In addition, much of the motion of the stars in modern tropical coordinate systems can be attributed wholly to these peculiarities of Earth's motion. Astronomers make the distinction between the proper motion of a star (typically relatively subtle), from the other motion that arises totally from the designation of a tropical rather than sidereal coordinate system. One example where this exhibits itself is in the constellation boundaries drawn up by the IAU. The neat constellation boundaries drawn in 1930 exhibit increasingly distorted boundary lines over time. This may seem like something of little consequence, but why bother drawing neat boundaries around constellations if they inherently become erratic in the dominant coordinate system in use then and now.

Finally, since the zodiac system uses the ecliptic rather than the terrestrial equator for its equatorial plane it is not susceptible to the drifting of stars across the celestial equator as in the commonly used equatorial coordinate system (right ascension, declination). In The Almagest Ptolemy criticizes Hipparchus’ use of an equatorial plane in some of Hipparchus’ variously specified coordinate systems for this very reason (Ptolemy 1998).

These advantages make the zodiac coordinate system a very efficient system of coordinates in terms of requiring very little human-hours of labor to use and maintain: issues particularly important to early astronomers, typically working in often in isolation from one another.

The key disadvantage of a zodiac system of coordinates will manifest as a problem, if the nodal stars that serve as its fixed reference points for the system exhibit significant proper motion so that within the system of coordinates every other star appears to move dramatically in unison. In other words, selecting a star that has eccentiricities compared to the other stars undermines the usefulness of the system of coordinates. For example the inadvertent selection of an asteroid or an entire galaxy outside our Milky Way would lead to this condition. The reason for this is that celestial objects outside our galaxy revolve around our galaxy in a period of about 220 million years, at least in terms of a frame of reference affixed to our Sun and its neighboring stars. The only other sidereal coordinate system in common use today (that shares many of the zodiac’s advantages) is the galactic coordinate system. In galactic coordinates, the plane of the Milky Way and its own axial center serve as the fixed referents. These are fairly logical reference points for a coordinate system, though of course they cannot be located with the naked eye.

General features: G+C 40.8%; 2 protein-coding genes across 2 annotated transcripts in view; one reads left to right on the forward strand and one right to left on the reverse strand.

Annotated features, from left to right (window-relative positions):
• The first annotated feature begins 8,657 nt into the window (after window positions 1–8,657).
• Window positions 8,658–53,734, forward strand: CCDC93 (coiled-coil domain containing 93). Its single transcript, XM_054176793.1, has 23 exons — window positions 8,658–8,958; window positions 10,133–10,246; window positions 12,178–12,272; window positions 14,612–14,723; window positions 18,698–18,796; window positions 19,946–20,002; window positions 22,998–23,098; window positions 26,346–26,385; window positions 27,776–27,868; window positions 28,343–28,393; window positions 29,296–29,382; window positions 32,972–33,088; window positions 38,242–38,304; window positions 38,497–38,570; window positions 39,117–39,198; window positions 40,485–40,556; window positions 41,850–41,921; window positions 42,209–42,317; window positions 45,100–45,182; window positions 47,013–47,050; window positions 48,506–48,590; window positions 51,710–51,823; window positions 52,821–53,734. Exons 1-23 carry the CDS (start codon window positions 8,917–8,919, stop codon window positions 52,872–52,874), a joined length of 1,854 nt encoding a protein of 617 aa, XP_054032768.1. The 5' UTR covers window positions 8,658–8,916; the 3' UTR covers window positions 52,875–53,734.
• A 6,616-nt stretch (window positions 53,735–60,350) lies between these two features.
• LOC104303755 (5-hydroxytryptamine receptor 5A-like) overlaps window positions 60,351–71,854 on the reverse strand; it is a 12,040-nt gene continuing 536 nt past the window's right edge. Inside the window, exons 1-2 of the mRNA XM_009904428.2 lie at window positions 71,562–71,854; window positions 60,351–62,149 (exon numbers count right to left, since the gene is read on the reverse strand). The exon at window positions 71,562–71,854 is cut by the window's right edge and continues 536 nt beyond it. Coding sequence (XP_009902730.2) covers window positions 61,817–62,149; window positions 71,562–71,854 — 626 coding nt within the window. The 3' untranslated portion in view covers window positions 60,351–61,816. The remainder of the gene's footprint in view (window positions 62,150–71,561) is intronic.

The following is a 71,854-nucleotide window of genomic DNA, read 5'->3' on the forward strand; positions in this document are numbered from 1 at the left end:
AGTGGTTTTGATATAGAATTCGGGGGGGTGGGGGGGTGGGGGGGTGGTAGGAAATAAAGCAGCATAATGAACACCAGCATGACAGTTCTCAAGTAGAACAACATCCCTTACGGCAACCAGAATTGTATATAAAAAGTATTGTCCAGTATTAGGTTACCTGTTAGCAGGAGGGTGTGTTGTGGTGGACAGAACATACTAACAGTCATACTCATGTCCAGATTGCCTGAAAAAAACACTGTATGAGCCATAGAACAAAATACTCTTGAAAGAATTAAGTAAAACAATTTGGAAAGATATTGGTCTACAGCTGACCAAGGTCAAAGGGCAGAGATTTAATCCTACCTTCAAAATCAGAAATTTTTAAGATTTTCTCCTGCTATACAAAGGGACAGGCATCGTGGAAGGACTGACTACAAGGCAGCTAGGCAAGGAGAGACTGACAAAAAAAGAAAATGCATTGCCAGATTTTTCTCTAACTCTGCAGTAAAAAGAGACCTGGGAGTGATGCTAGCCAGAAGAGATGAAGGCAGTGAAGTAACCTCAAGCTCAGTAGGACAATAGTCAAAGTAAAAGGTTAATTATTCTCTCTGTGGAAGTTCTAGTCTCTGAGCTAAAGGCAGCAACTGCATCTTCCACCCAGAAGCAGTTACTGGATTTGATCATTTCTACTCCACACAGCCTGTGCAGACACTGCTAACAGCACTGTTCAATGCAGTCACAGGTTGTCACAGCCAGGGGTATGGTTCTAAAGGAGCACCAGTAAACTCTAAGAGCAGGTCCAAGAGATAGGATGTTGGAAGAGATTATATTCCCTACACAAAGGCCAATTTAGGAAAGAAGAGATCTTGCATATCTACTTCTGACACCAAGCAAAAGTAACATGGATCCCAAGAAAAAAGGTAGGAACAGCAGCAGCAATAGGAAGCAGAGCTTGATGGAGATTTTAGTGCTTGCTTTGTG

Another disadvantage relates to the apparatus required for orienting one to the coordinate system. Using geocentric coordinates astronomers can easily calibrate their instruments to the fixed reference point. As long as astronomers can obtain an accurate compass reading, they can orient themselves to a geocentric coordinate system (such as ecliptic or equatorial coordinates). Using zodiac coordinates requires an astronomer to locate the correct star, whether Antares or Aldebaran, and the correct constellation- Scorpio or Taurus respectively- and make an accurate reading of the position of that star and accurately orient that star to the ecliptic. This may take more skill than a mere compass reading: especially for amateur astronomers.

[edit] Zodiac in astrology

The symbols used in Western astrology to represent the astrological signs
The symbols used in Western astrology to represent the astrological signs

Astrologers use astronomical observations of the movements of the night sky for divinatory purposes. The zodiac remains in use in modern astrology, though the issue of tropical versus sidereal coordinate systems is even more fundamental in (see sidereal versus tropical above, tropical astrology and sidereal astrology). At issue in the debate is whether the signs should be defined in terms of signs roughly aligned with the constellations of the same name (for sidereal astrologers) or whether the signs should be defined in terms of zones derived from nodal points defined by Earth's motion during a tropical year. The selection of two different astronomical coordinate systems implies the Sun moves through each sign at different times of the year, leading to different mapping of the signs to the days of the year for each of these systems.

Regardless of whether the tropical or sidereal definition of the zodiac is chosen, astrologers chart the positions of the Sun and planets in relation to the zodia

Astrology involves study of how planetary influences modify the field of human experience. Understanding how these planetary influences cause the "coming to be" and the "passing away" of all embodied things is the focus of all astrologers regardless of the individual's personal area of expertise. It transcends the limitations of culture, language, or century. The substance of the ongoing debate (5,000+ years of it!) between various schools and styles of astrology is centered on how best to understand these influences in order to make useful, accurate statements and predictions.

One consideration common to many schools and styles of astrological thinking involves the modularity, or the activity of matter. The alternating polarity of masculine and feminine creates the active/reactive pulse of the Zodiac, one result of which is the characteristic behavior of matter, or its modality.